Health Care, Medicare, Social Security
Health Care: Naomi believes that health care costs are out of control, and she supports allowing people of any age to buy into Medicare. The government is already heavily involved in health care—and has been for more than half a century. Government safety net programs insure seniors through Medicare, veterans through the VA and TRICARE, our military and their families though the Defense Health Program, low-income children through the Children’s Health Insurance Program, and low-income families through Medicaid. She supports robust investment in medical research and disease prevention. She also favors continuing to block private insurers from refusing to cover people with pre-existing conditions or imposing lifetime or annual caps on coverage.
She also knows that our seniors paid for and earned their Medicare and Social Security benefits, and she will fight to preserve and strengthen these successful programs.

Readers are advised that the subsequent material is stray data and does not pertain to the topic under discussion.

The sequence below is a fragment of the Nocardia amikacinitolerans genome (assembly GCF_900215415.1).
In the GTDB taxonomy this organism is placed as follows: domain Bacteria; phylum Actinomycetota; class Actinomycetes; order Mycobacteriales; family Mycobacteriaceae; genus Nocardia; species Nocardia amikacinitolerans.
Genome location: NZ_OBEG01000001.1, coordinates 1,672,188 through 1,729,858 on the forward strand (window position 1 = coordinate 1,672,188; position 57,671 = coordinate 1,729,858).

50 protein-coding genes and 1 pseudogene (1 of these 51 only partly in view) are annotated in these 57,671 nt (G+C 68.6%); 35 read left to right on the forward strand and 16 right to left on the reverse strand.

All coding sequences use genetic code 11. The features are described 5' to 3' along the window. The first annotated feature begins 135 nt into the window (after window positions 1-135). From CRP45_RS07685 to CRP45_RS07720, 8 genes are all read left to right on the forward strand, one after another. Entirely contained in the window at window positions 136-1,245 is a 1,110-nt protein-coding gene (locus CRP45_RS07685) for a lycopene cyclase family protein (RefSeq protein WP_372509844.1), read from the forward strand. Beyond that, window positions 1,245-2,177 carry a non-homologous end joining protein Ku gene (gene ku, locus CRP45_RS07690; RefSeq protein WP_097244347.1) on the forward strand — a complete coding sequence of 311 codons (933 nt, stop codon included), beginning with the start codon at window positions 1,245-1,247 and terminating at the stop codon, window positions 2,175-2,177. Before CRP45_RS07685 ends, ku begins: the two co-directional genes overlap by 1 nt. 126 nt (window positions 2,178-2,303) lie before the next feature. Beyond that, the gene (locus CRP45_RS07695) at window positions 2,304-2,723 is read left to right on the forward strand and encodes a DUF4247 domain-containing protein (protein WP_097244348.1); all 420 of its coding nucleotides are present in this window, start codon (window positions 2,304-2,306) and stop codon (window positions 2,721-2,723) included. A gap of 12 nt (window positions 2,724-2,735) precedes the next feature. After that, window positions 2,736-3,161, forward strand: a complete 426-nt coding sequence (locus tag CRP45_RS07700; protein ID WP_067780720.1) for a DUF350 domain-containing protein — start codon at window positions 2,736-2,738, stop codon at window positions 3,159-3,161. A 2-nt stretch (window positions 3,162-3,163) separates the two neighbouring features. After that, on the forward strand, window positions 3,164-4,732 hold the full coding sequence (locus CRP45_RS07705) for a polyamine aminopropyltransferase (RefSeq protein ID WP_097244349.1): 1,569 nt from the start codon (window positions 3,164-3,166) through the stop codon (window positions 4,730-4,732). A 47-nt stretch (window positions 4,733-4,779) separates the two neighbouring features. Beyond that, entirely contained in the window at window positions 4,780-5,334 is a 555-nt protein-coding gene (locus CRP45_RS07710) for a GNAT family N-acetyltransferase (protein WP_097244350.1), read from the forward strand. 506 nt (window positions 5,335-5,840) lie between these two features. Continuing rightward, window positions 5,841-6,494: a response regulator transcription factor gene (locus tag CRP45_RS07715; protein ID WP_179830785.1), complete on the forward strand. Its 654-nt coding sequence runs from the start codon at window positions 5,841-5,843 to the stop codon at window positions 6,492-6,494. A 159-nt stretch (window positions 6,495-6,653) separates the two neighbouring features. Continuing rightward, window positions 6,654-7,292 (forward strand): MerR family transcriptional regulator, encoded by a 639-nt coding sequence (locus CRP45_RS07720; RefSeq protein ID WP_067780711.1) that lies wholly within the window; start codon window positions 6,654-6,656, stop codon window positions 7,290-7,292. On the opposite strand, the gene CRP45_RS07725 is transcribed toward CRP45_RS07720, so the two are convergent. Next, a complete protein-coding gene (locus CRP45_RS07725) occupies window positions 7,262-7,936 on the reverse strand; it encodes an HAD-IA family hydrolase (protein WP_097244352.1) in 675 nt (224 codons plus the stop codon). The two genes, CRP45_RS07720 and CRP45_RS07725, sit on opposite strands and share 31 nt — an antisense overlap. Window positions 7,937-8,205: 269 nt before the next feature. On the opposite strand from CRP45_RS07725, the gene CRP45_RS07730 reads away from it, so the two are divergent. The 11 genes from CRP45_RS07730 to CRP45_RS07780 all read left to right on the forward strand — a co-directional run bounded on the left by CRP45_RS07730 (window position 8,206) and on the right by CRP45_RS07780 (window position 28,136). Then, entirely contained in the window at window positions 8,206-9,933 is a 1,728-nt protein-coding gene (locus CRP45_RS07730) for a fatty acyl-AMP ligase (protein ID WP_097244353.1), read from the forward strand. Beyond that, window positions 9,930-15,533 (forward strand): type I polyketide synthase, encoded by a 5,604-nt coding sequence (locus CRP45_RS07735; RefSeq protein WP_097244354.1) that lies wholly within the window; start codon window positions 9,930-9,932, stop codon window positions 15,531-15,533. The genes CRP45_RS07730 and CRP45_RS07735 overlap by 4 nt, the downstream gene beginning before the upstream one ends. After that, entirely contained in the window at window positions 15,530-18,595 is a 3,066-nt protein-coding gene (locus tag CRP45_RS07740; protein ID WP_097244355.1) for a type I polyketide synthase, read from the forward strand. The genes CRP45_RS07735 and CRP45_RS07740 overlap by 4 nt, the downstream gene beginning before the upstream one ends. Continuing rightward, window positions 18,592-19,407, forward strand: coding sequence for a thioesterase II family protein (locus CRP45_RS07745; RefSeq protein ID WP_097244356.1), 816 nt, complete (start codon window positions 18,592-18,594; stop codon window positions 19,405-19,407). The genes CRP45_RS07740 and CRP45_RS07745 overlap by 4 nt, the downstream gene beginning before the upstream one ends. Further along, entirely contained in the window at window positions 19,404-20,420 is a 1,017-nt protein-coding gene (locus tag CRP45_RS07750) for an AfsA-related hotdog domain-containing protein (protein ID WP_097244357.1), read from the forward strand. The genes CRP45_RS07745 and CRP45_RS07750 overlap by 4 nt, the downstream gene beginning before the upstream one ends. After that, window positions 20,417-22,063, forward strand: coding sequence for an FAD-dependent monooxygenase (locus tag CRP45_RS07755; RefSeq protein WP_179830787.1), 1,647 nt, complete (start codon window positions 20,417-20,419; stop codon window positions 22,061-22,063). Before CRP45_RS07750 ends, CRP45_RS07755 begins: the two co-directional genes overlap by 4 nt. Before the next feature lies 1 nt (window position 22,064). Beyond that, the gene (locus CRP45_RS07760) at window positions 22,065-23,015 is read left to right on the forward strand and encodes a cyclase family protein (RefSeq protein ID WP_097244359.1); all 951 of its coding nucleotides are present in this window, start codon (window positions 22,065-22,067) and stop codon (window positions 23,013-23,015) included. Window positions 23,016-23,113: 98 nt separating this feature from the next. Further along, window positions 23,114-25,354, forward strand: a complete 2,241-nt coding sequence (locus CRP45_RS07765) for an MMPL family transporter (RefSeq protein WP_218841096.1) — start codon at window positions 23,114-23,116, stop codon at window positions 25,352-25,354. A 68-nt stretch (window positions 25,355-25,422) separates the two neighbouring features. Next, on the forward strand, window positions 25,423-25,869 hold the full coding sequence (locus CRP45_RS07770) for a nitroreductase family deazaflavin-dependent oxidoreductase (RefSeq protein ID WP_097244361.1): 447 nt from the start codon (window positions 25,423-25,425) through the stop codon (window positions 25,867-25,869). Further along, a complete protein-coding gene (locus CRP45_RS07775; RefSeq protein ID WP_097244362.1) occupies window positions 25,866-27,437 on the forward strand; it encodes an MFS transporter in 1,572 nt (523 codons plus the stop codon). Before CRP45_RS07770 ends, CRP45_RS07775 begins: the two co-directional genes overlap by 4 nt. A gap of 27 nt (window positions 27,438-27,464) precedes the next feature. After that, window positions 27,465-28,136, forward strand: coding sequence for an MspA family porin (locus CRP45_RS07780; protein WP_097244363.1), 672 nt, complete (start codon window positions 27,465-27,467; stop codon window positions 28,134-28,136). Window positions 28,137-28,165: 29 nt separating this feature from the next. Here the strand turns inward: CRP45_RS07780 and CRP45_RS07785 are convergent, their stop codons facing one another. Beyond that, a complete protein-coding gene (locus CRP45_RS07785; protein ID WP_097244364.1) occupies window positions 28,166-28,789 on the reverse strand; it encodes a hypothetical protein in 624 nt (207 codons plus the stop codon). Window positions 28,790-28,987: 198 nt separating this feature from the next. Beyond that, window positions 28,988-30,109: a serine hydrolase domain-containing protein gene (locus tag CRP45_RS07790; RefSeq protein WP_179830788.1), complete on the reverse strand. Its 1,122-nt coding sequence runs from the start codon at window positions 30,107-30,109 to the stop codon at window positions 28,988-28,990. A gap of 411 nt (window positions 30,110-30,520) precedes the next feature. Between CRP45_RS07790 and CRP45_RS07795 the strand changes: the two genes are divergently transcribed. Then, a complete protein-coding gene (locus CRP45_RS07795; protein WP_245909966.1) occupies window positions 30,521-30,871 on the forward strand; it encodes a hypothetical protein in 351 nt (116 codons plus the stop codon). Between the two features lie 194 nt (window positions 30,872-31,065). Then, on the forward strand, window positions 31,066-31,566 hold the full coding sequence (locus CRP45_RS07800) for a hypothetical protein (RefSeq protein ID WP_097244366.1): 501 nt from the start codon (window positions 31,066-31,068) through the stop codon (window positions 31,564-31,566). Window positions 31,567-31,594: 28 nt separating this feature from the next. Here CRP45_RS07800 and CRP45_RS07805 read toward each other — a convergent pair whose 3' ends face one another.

Medicare: The first step would be to save money by efficiencies in Medicare Part D, the prescription drug benefit. If Medicare could negotiate the price of prescription drugs – as do other agencies such as the VA – it would save billions over the next ten years. But a Republican Congress actually passed a law prohibiting Medicare from negotiating the prices to save taxpayers money. Naomi will support legislation to change this. She also thinks it's necessary to step up oversight as well, and wants to increase the number of auditors and improve technology to crack down on waste, fraud, and abuse. In addition, the long-term viability of the program depends on containing the rise in health care costs. The ACA significantly slowed that rise. Unfortunately, the actions taken by the Trump Administration and Congress have worsened the outlook for the trust fund.
Social Security: It is unfair for the wealthy to pay only on the first $128,400 of their income, while most Americans, who make far less, pay on their entire income. This also hurts the financial stability of Social Security. Therefore, the cap of $128,400 must be eliminated to secure this earned benefit for future generations. This is a simple and fair fix.